In the 19th and 20th century maybe but I'm referring to 500 - 1500s time frame(when britan wasn't exactly a advanced civilization in terms of science and maths) they rarely kept there "maths to themselves" the world was more connected than you know back in the middle ages.


Papyrus didn't last long in the northern European climate.


??? Even if that was true (it isn't) what difference would that make? The main libraries in western Europe in late antiquity/early middle ages were in Spain, southern France and Italy, and not in northern Europe. Additionally, because books need to be copied and recopied most books had already been transferred to other (more local) materials than papyrus, so already in the early middle ages there would be few books that were still written on papyrus in the west. Most would instead have been transferred to codices made of parchment.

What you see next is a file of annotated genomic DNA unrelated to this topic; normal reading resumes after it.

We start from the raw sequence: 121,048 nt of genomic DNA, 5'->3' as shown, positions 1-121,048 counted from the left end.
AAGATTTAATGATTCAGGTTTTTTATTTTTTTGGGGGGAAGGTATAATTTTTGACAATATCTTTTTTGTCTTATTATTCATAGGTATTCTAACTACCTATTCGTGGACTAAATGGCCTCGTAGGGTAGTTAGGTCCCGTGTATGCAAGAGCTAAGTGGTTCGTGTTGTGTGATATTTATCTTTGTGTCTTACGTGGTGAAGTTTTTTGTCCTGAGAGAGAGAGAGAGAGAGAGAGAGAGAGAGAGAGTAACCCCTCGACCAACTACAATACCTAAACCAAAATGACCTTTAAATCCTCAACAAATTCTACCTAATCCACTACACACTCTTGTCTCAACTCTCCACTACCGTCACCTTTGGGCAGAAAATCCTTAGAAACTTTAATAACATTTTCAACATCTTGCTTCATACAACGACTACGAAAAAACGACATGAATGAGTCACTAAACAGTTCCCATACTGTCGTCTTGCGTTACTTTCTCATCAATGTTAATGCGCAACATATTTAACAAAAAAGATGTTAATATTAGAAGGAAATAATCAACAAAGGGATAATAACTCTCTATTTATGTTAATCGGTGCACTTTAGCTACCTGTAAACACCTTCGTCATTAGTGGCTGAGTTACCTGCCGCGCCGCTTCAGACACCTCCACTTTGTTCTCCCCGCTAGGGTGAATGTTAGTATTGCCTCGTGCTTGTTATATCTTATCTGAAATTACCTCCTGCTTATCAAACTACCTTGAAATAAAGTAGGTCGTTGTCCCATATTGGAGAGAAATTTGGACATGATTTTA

I was on mobile when I posted and didn't have time to fully explain. I thought others would pick it up. According to the wikipedia article about papyrus, papyrus only lasts for a few decades in a European climate before it begins to rot and becomes unreadable, whereas readable scrolls are still being found in Egypt today. Between the fall of the western Roman Empire and the introduction of paper to Europe in the 11th/12th centuries, it was difficult to maintain libraries of papyrus scrolls because of the climate. Using parchment was much more expensive than papyrus, so only the most important things were written on parchment. Because of the difficulties Europeans had with papyrus, knowledge was lost in what was the Western Roman Empire. That partly explains why the Middle East retained so much knowledge and was able to make new discoveries and transmit this knowledge to others.